I have two pink slabs of salmon in the fridge, and a bowl of baby Brussels sprouts, rinsed and dried, on the counter. Eli will be home soon from the climbing gym. He’ll turn on the shower and undress while the water warms, and I’ll slide the sprouts into the oven that’s been heating since the call that he was – that he will be – on his way home. I’ll wait until the pipes are silent and I hear the scrape of the shower curtain, and then I will heat the oil and lift the salmon into the pan. Unless Eli is very hungry. If he is very hungry, he will probably go right for a handful of dried apricots, which he won’t have realized that I have moved from the table by the sofa, where he left them last night, back to the pantry. He’ll figure it out. He’ll walk from the table by the sofa to the pantry, which is actually a deep closet off of the room that we call his office, which is actually a room off of the kitchen that’s supposed to be a dining room. Eli’s desk is in there, the one he built in a woodshop in Seattle, and my grandmother’s piano, and a wooden buffet, and a red chair. (Our table, the almost-square one that we bought up on the North Shore where we were married, is in the living room, between the windows and the fireplace. “We do our eating in the living,” I never say, but I think it sometimes, and I like the way it sounds, unspoken.) Eli will find his apricots and join me in the kitchen, and skip the shower until after we’ve eaten. He’ll tell me something that will make me laugh, something small that, right now, an hour or so before he says it, I can’t wait to hear.
The salmon is in the fridge, and the sprouts are rinsed and dried. I’ll get the call; I’ll heat the oven. But first, I’ll sit and write – I’ve sat and I’ve written – for a few quiet minutes, about the salmon, and the sprouts, the apricots and the shower, and now, about egg salad, too, the egg salad that I made last month, and then promptly forgot, until I picked up a roll of film on Sunday, a pack of slides, actually, and found this frame, tucked between the Wish Tree at the MoMA and a blurry pan of anchovies:
I saw that egg salad, remembered it, and made it for lunch on Monday. I made it for lunch on Tuesday, and I would have again on Wednesday, and maybe even again today, but enough was probably enough. Egg salad haters everywhere will tell you that there is a lot to hate about egg salad and, if they’re referring to egg salad about which there is, in fact, everything to hate, egg salad haters everywhere will be right. But I don’t care to discuss it. It would only ruin your appetite, and mine, and undermine the egg salad that I do care to discuss, an egg salad about which there is precisely nothing to hate and, more precisely, very much to love.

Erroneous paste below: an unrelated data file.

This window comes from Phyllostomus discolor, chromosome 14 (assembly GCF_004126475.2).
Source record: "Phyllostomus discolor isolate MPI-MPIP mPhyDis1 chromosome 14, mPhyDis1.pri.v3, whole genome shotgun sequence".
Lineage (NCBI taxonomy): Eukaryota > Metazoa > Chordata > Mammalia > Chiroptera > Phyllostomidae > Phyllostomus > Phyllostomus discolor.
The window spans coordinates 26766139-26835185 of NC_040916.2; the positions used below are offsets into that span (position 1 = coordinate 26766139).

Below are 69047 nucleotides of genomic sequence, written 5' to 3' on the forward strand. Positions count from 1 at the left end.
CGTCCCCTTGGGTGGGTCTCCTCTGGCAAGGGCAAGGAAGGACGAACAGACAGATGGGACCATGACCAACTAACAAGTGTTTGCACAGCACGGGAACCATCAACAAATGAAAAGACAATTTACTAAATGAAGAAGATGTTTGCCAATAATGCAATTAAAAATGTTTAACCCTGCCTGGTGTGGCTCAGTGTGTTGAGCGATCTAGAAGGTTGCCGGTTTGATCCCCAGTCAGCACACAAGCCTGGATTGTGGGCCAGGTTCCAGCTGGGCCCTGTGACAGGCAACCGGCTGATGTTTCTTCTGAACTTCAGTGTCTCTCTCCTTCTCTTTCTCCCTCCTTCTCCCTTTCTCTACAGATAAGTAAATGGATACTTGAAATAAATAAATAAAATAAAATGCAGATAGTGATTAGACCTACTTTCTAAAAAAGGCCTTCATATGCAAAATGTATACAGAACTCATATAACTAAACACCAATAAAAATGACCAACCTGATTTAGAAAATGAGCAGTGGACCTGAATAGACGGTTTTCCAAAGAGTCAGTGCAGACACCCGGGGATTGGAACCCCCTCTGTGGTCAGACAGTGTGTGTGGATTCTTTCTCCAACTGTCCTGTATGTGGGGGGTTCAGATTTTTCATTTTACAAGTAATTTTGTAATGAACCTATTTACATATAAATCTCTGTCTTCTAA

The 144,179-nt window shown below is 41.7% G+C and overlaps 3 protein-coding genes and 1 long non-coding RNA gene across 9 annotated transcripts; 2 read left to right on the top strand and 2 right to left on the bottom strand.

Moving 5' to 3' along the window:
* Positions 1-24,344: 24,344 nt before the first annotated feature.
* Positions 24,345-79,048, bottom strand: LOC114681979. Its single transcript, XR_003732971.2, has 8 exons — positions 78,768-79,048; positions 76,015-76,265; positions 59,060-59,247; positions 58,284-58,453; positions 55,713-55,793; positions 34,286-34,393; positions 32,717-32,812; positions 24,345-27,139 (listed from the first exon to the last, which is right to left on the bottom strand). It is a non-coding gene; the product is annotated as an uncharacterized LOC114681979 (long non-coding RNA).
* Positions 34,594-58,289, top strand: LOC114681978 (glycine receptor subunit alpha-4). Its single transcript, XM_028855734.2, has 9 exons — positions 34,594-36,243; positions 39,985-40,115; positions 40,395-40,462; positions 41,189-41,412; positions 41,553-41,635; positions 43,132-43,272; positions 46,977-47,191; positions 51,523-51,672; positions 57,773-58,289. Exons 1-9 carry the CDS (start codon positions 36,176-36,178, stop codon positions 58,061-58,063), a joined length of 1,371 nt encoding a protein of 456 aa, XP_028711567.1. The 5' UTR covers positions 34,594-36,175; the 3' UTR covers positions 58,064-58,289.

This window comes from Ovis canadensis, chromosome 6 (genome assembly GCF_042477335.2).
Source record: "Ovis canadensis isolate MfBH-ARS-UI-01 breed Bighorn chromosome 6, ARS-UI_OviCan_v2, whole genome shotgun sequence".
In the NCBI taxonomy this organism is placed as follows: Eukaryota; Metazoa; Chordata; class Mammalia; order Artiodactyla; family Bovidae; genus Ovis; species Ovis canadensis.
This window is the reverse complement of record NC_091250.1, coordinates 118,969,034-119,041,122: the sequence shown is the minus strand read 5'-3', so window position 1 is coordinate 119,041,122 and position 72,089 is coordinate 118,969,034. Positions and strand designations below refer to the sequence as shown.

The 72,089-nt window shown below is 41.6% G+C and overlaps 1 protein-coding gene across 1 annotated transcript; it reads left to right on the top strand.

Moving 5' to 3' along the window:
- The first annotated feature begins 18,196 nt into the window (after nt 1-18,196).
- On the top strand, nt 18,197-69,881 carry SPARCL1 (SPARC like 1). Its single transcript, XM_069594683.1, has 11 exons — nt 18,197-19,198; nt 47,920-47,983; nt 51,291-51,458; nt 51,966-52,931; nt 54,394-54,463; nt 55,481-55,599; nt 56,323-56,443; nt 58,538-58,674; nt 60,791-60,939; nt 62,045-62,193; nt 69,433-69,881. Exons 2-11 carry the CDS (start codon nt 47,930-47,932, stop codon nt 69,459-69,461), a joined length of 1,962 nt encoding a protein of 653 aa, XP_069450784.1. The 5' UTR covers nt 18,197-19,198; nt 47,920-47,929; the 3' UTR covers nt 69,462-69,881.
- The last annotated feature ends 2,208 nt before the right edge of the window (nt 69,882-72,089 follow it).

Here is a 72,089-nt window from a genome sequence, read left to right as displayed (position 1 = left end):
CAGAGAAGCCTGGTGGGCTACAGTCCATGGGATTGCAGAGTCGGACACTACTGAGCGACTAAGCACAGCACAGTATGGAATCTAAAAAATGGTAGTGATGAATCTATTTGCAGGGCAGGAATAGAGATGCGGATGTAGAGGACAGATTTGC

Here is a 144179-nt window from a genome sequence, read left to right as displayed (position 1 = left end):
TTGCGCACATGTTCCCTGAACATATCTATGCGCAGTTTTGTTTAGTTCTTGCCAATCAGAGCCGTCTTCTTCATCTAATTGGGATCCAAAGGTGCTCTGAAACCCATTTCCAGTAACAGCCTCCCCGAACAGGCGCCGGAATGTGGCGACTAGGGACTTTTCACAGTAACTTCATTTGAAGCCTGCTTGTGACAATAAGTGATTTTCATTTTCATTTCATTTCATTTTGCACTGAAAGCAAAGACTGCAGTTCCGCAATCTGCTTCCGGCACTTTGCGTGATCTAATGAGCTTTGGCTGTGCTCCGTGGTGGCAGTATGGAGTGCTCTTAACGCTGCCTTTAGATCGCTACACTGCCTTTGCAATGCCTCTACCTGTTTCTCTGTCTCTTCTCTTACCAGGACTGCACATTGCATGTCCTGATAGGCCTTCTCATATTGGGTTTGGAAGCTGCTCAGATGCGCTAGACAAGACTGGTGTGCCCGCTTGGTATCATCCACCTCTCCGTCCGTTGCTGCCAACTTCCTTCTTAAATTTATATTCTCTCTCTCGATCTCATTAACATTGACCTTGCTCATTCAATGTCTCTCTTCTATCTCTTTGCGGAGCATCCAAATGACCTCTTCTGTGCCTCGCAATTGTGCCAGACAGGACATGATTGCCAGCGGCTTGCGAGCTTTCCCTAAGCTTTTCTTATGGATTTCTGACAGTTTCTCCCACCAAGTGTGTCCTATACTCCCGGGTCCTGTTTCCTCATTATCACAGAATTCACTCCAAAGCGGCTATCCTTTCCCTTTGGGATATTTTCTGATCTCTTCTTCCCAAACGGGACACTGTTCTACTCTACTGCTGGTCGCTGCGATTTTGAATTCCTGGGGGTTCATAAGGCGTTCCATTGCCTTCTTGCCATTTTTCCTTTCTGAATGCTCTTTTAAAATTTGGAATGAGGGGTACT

The sauce is Hellmann’s mayonnaise – it really must be Hellman’s – and a fat dab of Dijon mustard, which for me, means Grey Poupon. It’s a vinegary, briny egg salad. The vinegar’s in with the mustard, the brine, on the skins of the capers that I shake into my palm. I let the liquid drain between my fingers, and tip my hand; the capers drop, and scatter when they hit the chopped egg. Into the bowl: A grind of black pepper. Into the bowl: A tuft of fresh dill. Into the bowl: A pinch of flaked sea salt that, against the twinge of vinegar and brine, is unexpectedly sharp. Next time, I’ll do without.
I guide a stack of water crackers from a plastic sleeve and bury them into the salad at the side of the bowl. I sit at the almost-square table in the living room on Monday, and on Tuesday, in the red chair in the dining room (that room off the kitchen with no table, a desk, and a piano). I rest my feet on the radiator that isn’t too hot.
I am very hungry.
Egg Salad with Capers and Dill
Here is the hard boiling technique that I use to get yellow yolks (cooked through, but not dry), tender whites, and shells that peel right off: Place the eggs in a small saucepan and cover with about an inch of water. Heat to the barest simmer. There shouldn’t be bubbles. You don’t want your eggs knocking around in there. It is important to keep the temperature of the eggs relatively low as they cook. Also, for easier peeling, use older eggs. Harold McGee can tell you why. Simmer, uncovered, for 10 minutes. Prepare an ice bath in a large bowl and, with a slotted spoon, transfer the cooked eggs directly from the pot into the cold water.
I take my time and use a very sharp knife when chopping my eggs so that the pieces are fairly uniform in size.
2 large hard-boiled eggs, chopped
1 Tbsp Hellmann’s mayonnaise
1 tsp Dijon mustard (I use Grey Poupon)
1 tsp chopped fresh dill
1 heaped tsp capers
Ground black pepper, to taste
A pinch of flaked sea salt (optional; taste before adding)
Mix the mayonnaise and mustard in a small bowl. Gently fold in the chopped egg with a spatula. Top with the capers, dill, black pepper and, if using, salt.
Serves one, for lunch.
Serves two, for a snack.